Daily: 5.00am – 2.00am
The Canyon features the world’s largest collection of sculptural rocks along a 400-metre trail inspired by the dragon.
Be awed by the intriguing shapes and imposing sizes of one-of-a-kind ancient rock forms sourced from Shandong, China. Adding to the exotic appeal are mystical creature sculptures as well as plant species unique to arid regions.
Daily: 5.00am – 2.00am
Main Entrance Basement Carpark
Here’s where masterpieces of Nature and Art co-exist. Come closer to some of the world’s toughest plants and timeless sculptures. Discover over 200 plant species unique to arid regions, as well as four mystical sculptures in the form of a giant dragonfly, a metal dragon and two Chinese totems.
Number of ancient rock forms
Number of arid plant species
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Biggest rocks here
Beaked Yucca (Yucca Rostrata)
These evergreen tree-like succulents are resistant to heat, drought, even frost. They are always a joy to look at, with a crown that fans out like a pom-pom, and interesting flower buds shaped like beaks.
Carnauba Wax Palm (Copernicia Prunifera)
Originating from the savannah, the Carnauba Wax Palm is strong enough to withstand both droughts and floods. Its leaves are used to harvest heat-resistant wax, which explains its name!
Cockspur Coral Tree (Erythrina Crista-Galli)
With striking red blossoms, this subtropical tree is widely planted to dress up the streets of many countries. Examine its flowers and their keel will remind you of something—the sharp spur on a cock’s feet!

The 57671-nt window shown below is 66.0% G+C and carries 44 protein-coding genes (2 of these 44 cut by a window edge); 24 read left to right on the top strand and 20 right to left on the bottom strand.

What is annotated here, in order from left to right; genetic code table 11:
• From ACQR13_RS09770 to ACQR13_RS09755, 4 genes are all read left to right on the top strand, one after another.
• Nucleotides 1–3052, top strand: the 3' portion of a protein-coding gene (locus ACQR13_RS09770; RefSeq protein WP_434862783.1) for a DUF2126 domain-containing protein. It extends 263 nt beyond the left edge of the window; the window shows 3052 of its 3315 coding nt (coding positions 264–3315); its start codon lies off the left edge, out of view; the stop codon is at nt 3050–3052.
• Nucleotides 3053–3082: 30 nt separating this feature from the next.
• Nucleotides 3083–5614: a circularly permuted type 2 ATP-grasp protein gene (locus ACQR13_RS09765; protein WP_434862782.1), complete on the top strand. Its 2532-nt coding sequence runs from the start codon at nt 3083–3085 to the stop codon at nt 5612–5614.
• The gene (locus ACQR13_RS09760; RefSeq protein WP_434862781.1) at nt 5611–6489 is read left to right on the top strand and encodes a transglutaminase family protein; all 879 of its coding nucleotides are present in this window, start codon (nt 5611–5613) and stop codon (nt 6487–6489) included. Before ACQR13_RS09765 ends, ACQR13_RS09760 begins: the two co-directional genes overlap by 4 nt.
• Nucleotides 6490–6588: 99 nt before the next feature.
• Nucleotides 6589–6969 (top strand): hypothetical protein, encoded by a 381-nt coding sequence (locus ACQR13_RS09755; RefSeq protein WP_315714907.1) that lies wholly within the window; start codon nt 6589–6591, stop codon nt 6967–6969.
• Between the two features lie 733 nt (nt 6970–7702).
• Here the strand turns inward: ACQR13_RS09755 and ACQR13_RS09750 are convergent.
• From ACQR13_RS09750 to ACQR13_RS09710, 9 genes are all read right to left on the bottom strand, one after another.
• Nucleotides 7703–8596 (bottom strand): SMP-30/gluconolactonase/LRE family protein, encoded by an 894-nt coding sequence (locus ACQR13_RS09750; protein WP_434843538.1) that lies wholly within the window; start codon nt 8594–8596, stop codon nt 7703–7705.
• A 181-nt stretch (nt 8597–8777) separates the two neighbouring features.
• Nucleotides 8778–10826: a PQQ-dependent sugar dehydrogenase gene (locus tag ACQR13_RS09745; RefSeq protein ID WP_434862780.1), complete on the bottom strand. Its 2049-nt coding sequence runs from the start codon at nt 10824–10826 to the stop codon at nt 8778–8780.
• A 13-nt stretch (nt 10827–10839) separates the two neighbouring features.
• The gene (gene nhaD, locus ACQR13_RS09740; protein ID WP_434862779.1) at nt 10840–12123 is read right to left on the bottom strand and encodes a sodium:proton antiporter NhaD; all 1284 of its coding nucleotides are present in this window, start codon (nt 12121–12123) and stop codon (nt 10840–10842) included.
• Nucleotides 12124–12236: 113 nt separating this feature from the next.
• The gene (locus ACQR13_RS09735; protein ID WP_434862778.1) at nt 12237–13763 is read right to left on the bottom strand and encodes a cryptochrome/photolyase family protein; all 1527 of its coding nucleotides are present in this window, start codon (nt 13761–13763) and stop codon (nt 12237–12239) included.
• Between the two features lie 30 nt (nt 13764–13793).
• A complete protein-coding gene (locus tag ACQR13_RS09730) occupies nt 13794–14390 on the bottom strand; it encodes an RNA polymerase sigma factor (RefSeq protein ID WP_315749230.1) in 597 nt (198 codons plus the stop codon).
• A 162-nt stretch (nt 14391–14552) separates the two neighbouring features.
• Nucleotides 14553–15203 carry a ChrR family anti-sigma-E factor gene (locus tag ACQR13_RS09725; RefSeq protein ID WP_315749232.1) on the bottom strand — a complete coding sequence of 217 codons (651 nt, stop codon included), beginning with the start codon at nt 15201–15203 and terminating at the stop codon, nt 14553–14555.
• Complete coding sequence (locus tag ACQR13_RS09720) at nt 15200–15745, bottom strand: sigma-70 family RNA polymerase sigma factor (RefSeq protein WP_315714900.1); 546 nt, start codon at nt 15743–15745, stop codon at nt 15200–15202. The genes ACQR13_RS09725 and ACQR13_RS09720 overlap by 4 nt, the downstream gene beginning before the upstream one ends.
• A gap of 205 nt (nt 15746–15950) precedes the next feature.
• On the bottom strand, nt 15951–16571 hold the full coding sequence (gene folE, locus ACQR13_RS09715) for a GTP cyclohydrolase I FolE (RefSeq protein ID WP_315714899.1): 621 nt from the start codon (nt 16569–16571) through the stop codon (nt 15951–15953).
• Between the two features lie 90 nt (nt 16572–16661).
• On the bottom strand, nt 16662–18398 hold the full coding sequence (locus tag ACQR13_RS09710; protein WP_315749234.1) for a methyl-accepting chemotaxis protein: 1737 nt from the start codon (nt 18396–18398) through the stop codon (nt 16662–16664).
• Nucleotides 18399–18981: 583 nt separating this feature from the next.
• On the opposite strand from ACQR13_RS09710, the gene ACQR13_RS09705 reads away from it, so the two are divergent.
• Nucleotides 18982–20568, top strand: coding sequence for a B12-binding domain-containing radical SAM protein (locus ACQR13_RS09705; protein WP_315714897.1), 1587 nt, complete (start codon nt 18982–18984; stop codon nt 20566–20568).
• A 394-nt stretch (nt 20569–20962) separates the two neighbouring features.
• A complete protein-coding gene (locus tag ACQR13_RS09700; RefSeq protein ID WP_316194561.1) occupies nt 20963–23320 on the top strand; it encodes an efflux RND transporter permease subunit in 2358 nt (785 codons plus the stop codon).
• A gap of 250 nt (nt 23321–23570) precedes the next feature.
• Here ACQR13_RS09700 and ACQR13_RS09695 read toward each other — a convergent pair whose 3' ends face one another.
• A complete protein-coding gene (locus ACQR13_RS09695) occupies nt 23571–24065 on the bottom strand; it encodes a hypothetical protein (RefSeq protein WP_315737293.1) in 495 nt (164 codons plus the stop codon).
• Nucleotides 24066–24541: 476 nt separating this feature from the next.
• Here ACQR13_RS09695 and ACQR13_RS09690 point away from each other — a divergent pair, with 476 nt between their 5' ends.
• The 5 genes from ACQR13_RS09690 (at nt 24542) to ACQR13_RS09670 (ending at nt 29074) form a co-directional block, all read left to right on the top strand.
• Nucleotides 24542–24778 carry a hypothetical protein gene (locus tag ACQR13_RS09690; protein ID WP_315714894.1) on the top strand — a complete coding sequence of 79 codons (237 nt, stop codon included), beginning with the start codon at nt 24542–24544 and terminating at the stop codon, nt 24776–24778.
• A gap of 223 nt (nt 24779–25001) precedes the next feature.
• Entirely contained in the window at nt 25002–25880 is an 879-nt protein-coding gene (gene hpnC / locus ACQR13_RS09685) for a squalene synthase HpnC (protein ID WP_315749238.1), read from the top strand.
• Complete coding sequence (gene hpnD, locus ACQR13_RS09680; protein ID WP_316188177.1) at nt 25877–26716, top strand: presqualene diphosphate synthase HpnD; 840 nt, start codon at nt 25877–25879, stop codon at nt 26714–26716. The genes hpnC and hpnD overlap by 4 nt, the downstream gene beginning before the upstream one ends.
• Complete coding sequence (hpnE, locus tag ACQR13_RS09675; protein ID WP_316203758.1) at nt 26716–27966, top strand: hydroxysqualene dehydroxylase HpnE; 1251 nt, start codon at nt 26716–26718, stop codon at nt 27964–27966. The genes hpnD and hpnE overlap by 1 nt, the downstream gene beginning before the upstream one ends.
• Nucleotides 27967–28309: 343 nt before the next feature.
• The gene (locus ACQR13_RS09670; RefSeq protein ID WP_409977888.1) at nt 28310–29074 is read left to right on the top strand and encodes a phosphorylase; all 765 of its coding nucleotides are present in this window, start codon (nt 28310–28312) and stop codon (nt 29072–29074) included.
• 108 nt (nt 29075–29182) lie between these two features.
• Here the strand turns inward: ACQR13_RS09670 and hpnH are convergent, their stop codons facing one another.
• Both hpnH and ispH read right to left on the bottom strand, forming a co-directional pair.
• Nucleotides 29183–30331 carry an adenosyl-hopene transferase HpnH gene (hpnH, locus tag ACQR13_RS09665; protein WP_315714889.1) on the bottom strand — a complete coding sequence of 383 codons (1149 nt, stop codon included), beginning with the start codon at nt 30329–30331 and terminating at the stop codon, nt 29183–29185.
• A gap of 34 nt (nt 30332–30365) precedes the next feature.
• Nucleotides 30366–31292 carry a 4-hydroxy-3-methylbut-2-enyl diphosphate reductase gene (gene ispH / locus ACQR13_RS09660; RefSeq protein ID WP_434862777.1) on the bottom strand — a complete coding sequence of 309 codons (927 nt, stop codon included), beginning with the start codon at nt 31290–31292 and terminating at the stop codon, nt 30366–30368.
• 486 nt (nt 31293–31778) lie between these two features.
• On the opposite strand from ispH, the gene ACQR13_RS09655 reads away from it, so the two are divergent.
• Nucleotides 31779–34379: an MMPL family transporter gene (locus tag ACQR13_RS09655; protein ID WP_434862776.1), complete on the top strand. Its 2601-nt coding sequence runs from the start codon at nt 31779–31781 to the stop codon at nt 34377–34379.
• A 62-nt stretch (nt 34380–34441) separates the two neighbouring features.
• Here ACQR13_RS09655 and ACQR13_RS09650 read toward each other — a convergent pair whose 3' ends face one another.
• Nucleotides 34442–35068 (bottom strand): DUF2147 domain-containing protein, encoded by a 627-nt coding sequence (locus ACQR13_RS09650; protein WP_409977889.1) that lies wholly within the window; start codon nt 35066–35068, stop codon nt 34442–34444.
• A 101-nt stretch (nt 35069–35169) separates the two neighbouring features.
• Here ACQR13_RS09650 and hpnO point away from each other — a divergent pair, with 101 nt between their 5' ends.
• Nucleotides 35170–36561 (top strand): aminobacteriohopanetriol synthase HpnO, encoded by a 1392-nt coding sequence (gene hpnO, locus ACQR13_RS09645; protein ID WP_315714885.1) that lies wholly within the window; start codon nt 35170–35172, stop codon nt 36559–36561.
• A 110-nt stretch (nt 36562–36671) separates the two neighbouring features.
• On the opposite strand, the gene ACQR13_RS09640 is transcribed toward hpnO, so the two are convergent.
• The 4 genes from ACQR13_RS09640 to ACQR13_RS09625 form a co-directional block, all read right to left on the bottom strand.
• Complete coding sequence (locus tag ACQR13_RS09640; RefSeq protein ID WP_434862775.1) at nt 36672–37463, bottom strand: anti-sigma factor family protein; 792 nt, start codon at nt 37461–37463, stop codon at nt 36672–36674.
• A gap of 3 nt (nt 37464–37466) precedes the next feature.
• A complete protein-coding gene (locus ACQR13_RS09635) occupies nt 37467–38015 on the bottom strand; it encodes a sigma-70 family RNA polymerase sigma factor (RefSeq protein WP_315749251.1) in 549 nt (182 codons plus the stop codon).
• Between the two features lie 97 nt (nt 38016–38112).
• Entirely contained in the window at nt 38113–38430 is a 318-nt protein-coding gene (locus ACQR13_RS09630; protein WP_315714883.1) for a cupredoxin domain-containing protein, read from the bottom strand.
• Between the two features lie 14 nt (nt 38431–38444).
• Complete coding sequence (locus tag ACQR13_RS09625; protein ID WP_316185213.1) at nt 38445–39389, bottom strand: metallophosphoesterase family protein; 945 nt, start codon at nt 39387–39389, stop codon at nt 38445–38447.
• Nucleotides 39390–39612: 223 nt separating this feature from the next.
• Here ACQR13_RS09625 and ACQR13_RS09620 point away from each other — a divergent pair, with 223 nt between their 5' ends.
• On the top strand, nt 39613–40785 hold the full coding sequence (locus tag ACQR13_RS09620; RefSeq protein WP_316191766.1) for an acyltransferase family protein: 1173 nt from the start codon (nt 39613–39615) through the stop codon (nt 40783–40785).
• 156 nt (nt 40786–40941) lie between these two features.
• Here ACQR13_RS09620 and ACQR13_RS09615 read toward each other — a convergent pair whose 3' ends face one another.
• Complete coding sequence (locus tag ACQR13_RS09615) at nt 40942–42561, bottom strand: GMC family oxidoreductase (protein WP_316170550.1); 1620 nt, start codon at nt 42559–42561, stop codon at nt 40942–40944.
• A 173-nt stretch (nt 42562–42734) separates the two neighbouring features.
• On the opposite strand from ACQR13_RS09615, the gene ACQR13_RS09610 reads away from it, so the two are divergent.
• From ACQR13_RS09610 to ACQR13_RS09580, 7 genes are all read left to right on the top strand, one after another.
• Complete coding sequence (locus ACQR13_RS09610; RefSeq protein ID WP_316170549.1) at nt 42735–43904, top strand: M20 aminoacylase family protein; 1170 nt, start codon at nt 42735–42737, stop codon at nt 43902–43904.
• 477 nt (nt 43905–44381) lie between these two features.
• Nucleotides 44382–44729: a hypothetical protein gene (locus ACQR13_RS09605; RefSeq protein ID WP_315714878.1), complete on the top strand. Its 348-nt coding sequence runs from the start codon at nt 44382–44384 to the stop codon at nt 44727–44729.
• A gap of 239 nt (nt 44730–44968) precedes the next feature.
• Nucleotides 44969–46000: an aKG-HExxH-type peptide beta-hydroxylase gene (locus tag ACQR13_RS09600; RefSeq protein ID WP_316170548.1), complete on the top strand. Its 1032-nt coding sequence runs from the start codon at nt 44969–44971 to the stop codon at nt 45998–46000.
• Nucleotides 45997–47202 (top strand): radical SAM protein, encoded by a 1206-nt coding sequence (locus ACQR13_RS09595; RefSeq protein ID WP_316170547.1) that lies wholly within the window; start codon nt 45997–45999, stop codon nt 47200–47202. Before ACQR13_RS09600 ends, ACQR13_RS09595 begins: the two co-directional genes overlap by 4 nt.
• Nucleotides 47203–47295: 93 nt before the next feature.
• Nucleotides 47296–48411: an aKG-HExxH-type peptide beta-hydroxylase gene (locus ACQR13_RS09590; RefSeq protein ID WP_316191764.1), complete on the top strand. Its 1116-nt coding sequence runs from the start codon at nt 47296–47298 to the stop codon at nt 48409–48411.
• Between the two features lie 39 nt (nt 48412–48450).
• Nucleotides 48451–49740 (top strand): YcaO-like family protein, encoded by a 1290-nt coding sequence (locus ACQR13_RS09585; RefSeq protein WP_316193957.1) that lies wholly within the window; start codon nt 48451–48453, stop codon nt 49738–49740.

Doum Palm (Hyphaene Thebaica)
Thanks to its huge leaves, the Doum Palm adapts easily to long, dry summers. In fact, their wonderful leaves benefit humankind too. Tribes living along the Niger and Nile Rivers harness these gifts from Nature to weave anything from baskets to mats and brooms.
Grass Tree (Xanthorrhoea Glauca)
If you spot a Grass Tree with a charred trunk, that’s proof of its remarkable fire-resistance. Unique to Australia, the iconic tree has the ability to withstand extreme heat and is often one of the first plants to regrow after an intense bush fire.
Moore’s Cycad (Macrozamia Moorei)
Growing up to seven metres in height, the Moore’s Cycad is the tallest-growing species in the Macrozamia genus. It’s also known for its hardiness—with the ability to recover even after being transplanted bare-rooted.
Pochote (Ceiba Schottii)
With lovely flowers that give off a vanilla-like scent and seed pods that produce cottony fibres, the Pochote would naturally invite nature lovers to come closer. But just be careful—you don’t want to be too near its prickly, spiky trunk.
Tataré (Chloroleucon Tortum)
Also known as the Brazilian Rain Tree, the Tataré is an attractive ornamental tree. It’s characterised by a twisted trunk and a bark that peels off to reveal layers of beautifully contrasting colours.
Yellow Rain Tree (Albizia Saman ‘Yellow’)
With every thousand raintree seeds sown, only one grows into a yellow tree. You can call this rare cultivar a beautiful stroke of serendipity because it’s born from a genetic mutation.
Crafted from salvaged metal, this gigantic dragonfly sculpture symbolises the Gardens’ environmental sustainability efforts. Designed by Italian sculptor Simone Belotti; donated by Ms Juanita Foo.
The work of Italian sculptor Simone Belotti, this metallic dragon was born out of an original story by Mr John Koh. In the tale, a dragon named Marco Drago journeyed to the East and found its way to Gardens by the Bay. As you can see, the mystical creature has now made the Gardens its home.
Huabiao (Chinese Totem)
The Huabiao is an ornamental stone column often seen in classical Chinese architecture. Traditionally made out of marble or jade, it features an intricately carved dragon coiled around the column as a symbol of authority and prosperity. The Canyon showcases two modern interpretations crafted in granite. The taller of the two stands at 10 metres and towers over the placid waters of Marina Bay.